The unions’ message is clear: if international clothing manufacturers are serious about human rights and democracy, they must take their factories out now — or risk funding the the dictatorship, writes LAURA WATSON
Anti-coup protesters flash the three-finger sign of defiance during a demonstration in Yangon, Myanmar, April 23 2021
ON THE first anniversary of the military coup, over 170 organisations from over 20 countries around the world released a joint statement in support of a call by Myanmar unions for international fashion brands to pull out of Myanmar.
Signatories include trade unions from Britain, Europe and the US, among them the TUC and the ITUC, Unite, PCS, CWU, BFAWU, UCU, TSSA, Aslef and the AFL-CIO.
The statement launched a new international solidarity campaign, Myanmar Military: Never in Fashion, set up in response to the All Burma Federation of Trade Unions (ABFTU) and the Federation of General Workers Myanmar (FGWM).
In September 2021, these unions, which are two of the largest in Myanmar and are part of the Myanmar Labour Alliance, accused employers of working with the military to undermine workers rights and hand over protesters to the police. They called on international brands to stop sourcing their products from Myanmar suppliers.
Their call is now supported by a growing number of trade unions and civil society organisations from around the world, including women’s groups and is part of the wider call for comprehensive economic sanctions to help oust the military regime.
On February 1 2021, the military in Myanmar carried out a coup, arrested the elected members of the government and seized power as the State Administrative Council (SAC). Four days later, a general strike and street protest known as the Civil Disobedience Movement (CDM) began, demanding an end to dictatorship and the return of those elected. Ever since, millions of people have taken to the streets, risking their lives and their livelihoods.
The army and police have responded to these continuous peaceful protests with shooting into the crowds, bombing villages, mass arrests, rape and torture. Thousands of people have been killed and arrested. Over 300,000 people have been forced to flee their homes.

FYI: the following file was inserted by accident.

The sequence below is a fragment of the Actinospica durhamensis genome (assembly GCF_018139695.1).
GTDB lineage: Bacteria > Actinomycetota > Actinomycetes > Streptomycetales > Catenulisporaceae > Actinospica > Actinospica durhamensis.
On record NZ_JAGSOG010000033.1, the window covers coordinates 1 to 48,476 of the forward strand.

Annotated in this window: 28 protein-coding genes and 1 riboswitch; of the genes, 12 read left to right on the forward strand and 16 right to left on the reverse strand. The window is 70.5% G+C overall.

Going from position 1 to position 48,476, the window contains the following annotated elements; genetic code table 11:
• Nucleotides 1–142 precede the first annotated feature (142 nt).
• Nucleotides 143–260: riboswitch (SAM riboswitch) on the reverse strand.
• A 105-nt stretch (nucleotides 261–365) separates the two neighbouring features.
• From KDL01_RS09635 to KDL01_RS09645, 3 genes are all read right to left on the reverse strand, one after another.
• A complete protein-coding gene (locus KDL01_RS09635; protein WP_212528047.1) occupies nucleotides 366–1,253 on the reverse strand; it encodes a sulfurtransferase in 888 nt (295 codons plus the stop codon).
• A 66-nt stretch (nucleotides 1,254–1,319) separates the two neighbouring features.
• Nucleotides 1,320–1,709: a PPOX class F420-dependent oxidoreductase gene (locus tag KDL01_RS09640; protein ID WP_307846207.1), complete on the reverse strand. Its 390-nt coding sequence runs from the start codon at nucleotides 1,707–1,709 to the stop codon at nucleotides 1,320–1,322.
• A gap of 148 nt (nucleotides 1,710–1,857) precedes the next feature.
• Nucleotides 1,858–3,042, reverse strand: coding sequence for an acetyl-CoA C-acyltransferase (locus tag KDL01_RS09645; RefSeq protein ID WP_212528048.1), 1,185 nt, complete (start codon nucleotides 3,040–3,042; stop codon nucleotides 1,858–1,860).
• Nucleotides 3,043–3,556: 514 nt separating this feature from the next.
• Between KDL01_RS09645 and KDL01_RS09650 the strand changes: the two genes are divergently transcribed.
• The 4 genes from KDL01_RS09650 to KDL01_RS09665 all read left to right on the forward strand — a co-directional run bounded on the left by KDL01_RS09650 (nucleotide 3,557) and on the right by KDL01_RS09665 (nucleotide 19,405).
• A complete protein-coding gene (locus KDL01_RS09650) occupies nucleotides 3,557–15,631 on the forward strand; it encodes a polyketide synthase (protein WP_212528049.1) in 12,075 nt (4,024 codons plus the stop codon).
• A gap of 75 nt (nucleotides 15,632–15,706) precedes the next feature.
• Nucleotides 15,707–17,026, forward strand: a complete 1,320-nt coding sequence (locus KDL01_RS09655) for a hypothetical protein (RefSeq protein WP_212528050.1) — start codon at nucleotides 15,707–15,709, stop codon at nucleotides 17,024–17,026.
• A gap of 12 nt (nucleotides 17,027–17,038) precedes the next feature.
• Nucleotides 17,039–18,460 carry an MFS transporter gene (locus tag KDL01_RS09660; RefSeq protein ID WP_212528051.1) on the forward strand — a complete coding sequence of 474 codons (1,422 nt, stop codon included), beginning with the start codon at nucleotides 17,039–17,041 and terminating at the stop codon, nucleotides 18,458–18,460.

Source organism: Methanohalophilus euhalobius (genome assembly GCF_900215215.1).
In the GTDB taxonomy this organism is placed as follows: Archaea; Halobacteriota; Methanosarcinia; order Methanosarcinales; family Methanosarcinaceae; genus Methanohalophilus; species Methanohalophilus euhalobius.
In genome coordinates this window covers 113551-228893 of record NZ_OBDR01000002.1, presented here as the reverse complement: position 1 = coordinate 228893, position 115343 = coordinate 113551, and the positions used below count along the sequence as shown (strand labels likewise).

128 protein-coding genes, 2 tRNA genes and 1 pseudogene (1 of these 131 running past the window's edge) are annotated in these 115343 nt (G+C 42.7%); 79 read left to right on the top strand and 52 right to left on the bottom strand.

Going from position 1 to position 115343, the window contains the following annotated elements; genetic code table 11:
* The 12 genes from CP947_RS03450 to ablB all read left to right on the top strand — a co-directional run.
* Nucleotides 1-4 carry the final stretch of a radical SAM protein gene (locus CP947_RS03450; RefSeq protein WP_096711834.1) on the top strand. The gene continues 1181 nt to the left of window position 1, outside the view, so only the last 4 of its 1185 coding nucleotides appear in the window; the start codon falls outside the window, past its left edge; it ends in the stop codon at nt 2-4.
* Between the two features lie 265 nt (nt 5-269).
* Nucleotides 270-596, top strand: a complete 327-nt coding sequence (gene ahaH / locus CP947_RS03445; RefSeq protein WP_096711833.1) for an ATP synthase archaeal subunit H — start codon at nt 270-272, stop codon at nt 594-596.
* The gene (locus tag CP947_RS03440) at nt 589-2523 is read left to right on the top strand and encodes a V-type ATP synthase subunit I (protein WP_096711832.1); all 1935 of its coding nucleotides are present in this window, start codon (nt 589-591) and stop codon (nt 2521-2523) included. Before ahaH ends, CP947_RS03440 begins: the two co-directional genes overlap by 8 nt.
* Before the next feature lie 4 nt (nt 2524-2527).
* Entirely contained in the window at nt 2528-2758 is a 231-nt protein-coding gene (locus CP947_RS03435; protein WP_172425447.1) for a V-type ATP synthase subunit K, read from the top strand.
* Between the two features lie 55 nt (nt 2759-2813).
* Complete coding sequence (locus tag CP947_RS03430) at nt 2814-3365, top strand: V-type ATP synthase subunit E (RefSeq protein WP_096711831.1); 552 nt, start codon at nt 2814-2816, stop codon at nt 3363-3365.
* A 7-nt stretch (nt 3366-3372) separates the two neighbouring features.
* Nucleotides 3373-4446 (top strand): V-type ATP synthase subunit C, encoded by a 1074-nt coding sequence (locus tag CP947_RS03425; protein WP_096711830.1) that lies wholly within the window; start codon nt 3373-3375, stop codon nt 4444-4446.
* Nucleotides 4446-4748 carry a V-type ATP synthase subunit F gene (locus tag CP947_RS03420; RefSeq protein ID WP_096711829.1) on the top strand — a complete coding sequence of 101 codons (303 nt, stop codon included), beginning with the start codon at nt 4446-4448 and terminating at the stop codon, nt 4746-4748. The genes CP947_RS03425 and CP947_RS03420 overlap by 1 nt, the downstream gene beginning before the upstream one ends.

Women garment workers have been on the front line since the beginning and remain central to the CDM. The garment industry in Myanmar makes up $6bn of annual exports (accounting for more than 30 per cent of exports in 2019) and employs about 700,000 people. Ninety per cent of these workers are women; 76 per cent are young women who have migrated from rural areas to Yangon.
Despite wages for garment workers in Myanmar being among the lowest in the world, women send up to half their income home to support their families. The ILO reports that 250,000 workers have lost their jobs since the coup. Myanmar trade unions have made clear that the fashion brands obligation to ensure that their suppliers exercise “due diligence” towards their workers can no longer be met.
Employers are known to be collaborating with the army to destroy the trade union movement by informing on trade union activists and having them arrested, according to the statement from Myanmar Military: Never in Fashion. It also points out that many factories are located on military-owned land so the rent they pay funds the military.
Campaigners argue that the military’s economic clout makes it impossible to do business in the country without the military profiting financially, such as through taxes and gas and energy bills.
The elected National Unity Government voiced its support for sanctions in November 2021, saying that if companies cannot avoid paying the military, they should leave until democracy is restored.
Khaing Zar Aung, president of the Industrial Workers Federation of Myanmar (IWFM), executive committee member of the Confederation of Trade Union Myanmar (CTUM) and member of the Myanmar Labour Alliance, spoke at a webinar to launch the international statement, which was co-ordinated by the Global Women’s Strike and No Sweat.
“The brands and their lobbyists must stop insisting that they can stay in the country under these conditions,” she said. “By staying in the country, they objectively defend and legitimise a terrorist regime.”
Many brands subscribe to the industry agreement Act (Action, Collaboration, Transformation) that commits to ensuring the local factories producing their goods uphold workers’ rights to a living wage, collective bargaining, safety and other guidelines for termination and compensation. Act has ended operations in Myanmar, but many brands that have signed the agreement are still sourcing from Myanmar. Oil companies, including, Total and Chevron have also announced their withdrawal. So what are H&M, Primark, Adidas and other fashion brands waiting for?
The junta is also funding its war on the population by land grabbing, deforestation and further devastation of the natural environment. Ethnic communities who have long been targeted by the Burmese military, like the Rohingya were during the recent genocide, report an escalation of attacks and environmental destruction since the coup.
The courage and resilience of the mass movement to bring down the dictatorship has been extraordinary. On the anniversary of the coup people across the country held a “silent strike” — streets deserted, shops closed.
To join the campaign to tell H&M, Primark, Adidas and others that they must stop supporting this murderous dictatorship and leave Myanmar visit www.myanmarmilitaryneverinfashion.org.